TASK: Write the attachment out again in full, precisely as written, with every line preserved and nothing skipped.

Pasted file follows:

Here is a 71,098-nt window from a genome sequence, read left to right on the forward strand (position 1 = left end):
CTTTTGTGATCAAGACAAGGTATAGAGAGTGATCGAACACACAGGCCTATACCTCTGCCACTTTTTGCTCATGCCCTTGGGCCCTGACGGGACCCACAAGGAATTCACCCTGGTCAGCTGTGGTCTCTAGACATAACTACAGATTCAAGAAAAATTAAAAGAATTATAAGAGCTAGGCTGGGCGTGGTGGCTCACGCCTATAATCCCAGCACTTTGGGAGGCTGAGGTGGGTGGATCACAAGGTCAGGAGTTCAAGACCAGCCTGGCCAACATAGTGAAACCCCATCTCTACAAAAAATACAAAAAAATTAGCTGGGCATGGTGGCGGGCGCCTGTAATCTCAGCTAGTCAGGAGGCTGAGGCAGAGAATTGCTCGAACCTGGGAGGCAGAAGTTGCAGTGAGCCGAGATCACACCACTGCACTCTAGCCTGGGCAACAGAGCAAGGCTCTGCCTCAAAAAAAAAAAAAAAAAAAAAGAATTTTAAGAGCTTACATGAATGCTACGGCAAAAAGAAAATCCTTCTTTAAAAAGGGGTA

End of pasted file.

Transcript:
Here is a 71,098-nt window from a genome sequence, read left to right on the forward strand (position 1 = left end):
CTTTTGTGATCAAGACAAGGTATAGAGAGTGATCGAACACACAGGCCTATACCTCTGCCACTTTTTGCTCATGCCCTTGGGCCCTGACGGGACCCACAAGGAATTCACCCTGGTCAGCTGTGGTCTCTAGACATAACTACAGATTCAAGAAAAATTAAAAGAATTATAAGAGCTAGGCTGGGCGTGGTGGCTCACGCCTATAATCCCAGCACTTTGGGAGGCTGAGGTGGGTGGATCACAAGGTCAGGAGTTCAAGACCAGCCTGGCCAACATAGTGAAACCCCATCTCTACAAAAAATACAAAAAAATTAGCTGGGCATGGTGGCGGGCGCCTGTAATCTCAGCTAGTCAGGAGGCTGAGGCAGAGAATTGCTCGAACCTGGGAGGCAGAAGTTGCAGTGAGCCGAGATCACACCACTGCACTCTAGCCTGGGCAACAGAGCAAGGCTCTGCCTCAAAAAAAAAAAAAAAAAAAAAGAATTTTAAGAGCTTACATGAATGCTACGGCAAAAAGAAAATCCTTCTTTAAAAAGGGGTA